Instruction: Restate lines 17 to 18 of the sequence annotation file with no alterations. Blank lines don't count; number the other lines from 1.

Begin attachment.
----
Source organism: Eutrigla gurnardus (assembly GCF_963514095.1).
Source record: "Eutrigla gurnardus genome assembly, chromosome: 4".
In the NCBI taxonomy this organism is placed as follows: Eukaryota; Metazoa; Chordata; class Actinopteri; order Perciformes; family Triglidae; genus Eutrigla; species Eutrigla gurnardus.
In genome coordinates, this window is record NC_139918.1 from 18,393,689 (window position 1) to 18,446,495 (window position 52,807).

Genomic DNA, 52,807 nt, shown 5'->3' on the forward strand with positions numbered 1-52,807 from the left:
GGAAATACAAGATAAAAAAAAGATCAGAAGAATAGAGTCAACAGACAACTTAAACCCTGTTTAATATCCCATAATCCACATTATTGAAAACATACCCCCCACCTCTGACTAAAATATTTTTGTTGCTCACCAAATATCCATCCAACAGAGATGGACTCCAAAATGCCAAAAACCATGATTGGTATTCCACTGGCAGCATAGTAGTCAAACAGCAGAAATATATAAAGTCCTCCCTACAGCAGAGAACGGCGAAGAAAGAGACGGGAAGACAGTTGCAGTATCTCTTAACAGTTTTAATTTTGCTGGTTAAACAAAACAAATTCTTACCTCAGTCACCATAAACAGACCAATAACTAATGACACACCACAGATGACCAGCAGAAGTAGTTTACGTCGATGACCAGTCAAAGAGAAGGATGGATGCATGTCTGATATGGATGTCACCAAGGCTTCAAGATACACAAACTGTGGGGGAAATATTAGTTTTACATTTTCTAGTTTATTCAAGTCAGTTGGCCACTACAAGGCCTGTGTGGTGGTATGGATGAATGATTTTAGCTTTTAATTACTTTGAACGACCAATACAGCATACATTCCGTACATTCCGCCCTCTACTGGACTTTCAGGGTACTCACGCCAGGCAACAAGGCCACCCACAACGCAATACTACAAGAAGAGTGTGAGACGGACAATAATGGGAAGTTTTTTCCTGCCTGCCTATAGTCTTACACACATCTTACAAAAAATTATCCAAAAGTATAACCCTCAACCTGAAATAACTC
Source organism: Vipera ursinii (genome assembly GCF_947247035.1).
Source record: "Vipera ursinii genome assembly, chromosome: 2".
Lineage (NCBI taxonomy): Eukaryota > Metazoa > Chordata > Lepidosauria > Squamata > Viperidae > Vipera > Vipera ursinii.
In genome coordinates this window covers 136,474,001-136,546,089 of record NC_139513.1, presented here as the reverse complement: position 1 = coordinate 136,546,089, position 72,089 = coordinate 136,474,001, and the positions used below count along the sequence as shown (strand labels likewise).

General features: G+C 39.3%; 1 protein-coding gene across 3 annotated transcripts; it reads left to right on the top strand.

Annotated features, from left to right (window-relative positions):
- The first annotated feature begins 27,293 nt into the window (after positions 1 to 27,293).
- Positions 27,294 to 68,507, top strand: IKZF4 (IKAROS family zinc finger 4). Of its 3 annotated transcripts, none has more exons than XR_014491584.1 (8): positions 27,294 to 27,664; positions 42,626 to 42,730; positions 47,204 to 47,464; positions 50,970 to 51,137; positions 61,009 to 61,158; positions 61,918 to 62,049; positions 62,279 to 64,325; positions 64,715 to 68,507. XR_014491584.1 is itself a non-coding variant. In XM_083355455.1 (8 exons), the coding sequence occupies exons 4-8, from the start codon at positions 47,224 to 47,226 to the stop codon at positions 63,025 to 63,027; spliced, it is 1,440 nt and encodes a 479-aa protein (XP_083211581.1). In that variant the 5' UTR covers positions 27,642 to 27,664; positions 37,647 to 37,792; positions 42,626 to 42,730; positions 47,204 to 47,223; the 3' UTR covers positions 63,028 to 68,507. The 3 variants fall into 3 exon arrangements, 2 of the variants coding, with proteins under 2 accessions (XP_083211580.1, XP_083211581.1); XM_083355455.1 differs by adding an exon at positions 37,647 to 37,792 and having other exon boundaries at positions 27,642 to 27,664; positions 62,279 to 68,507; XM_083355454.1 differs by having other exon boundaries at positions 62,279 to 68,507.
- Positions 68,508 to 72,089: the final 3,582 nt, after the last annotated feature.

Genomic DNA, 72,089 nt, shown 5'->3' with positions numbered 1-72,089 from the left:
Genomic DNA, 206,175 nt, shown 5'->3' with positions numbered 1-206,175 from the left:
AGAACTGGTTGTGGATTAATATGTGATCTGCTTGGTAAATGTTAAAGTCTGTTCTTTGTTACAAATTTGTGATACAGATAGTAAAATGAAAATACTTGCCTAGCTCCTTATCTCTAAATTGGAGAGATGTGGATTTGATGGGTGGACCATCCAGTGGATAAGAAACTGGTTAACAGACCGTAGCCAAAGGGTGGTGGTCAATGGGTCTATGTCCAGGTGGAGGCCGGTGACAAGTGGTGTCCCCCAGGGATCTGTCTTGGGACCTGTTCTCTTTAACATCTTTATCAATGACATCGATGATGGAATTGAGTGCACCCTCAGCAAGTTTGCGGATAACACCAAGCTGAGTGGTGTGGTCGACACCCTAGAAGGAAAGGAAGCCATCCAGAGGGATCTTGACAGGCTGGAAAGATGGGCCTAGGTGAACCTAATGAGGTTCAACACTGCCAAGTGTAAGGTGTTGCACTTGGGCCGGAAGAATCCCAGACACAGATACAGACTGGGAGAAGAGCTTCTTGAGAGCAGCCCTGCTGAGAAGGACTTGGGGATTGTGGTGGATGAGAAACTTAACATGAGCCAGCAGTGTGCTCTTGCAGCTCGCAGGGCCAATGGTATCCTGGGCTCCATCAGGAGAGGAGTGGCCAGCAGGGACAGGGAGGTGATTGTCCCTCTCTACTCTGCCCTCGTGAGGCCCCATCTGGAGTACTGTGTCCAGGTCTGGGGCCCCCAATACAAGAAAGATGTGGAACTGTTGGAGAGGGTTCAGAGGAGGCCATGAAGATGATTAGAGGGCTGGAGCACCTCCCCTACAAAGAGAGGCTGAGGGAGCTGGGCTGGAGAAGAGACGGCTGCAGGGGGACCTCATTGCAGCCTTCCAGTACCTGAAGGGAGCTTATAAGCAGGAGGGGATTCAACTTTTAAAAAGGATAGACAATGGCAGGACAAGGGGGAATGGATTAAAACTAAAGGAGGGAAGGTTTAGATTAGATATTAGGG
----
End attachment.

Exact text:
Genomic DNA, 206,175 nt, shown 5'->3' with positions numbered 1-206,175 from the left:
AGAACTGGTTGTGGATTAATATGTGATCTGCTTGGTAAATGTTAAAGTCTGTTCTTTGTTACAAATTTGTGATACAGATAGTAAAATGAAAATACTTGCCTAGCTCCTTATCTCTAAATTGGAGAGATGTGGATTTGATGGGTGGACCATCCAGTGGATAAGAAACTGGTTAACAGACCGTAGCCAAAGGGTGGTGGTCAATGGGTCTATGTCCAGGTGGAGGCCGGTGACAAGTGGTGTCCCCCAGGGATCTGTCTTGGGACCTGTTCTCTTTAACATCTTTATCAATGACATCGATGATGGAATTGAGTGCACCCTCAGCAAGTTTGCGGATAACACCAAGCTGAGTGGTGTGGTCGACACCCTAGAAGGAAAGGAAGCCATCCAGAGGGATCTTGACAGGCTGGAAAGATGGGCCTAGGTGAACCTAATGAGGTTCAACACTGCCAAGTGTAAGGTGTTGCACTTGGGCCGGAAGAATCCCAGACACAGATACAGACTGGGAGAAGAGCTTCTTGAGAGCAGCCCTGCTGAGAAGGACTTGGGGATTGTGGTGGATGAGAAACTTAACATGAGCCAGCAGTGTGCTCTTGCAGCTCGCAGGGCCAATGGTATCCTGGGCTCCATCAGGAGAGGAGTGGCCAGCAGGGACAGGGAGGTGATTGTCCCTCTCTACTCTGCCCTCGTGAGGCCCCATCTGGAGTACTGTGTCCAGGTCTGGGGCCCCCAATACAAGAAAGATGTGGAACTGTTGGAGAGGGTTCAGAGGAGGCCATGAAGATGATTAGAGGGCTGGAGCACCTCCCCTACAAAGAGAGGCTGAGGGAGCTGGGCTGGAGAAGAGACGGCTGCAGGGGGACCTCATTGCAGCCTTCCAGTACCTGAAGGGAGCTTATAAGCAGGAGGGGATTCAACTTTTAAAAAGGATAGACAATGGCAGGACAAGGGGGAATGGATTAAAACTAAAGGAGGGAAGGTTTAGATTAGATATTAGGG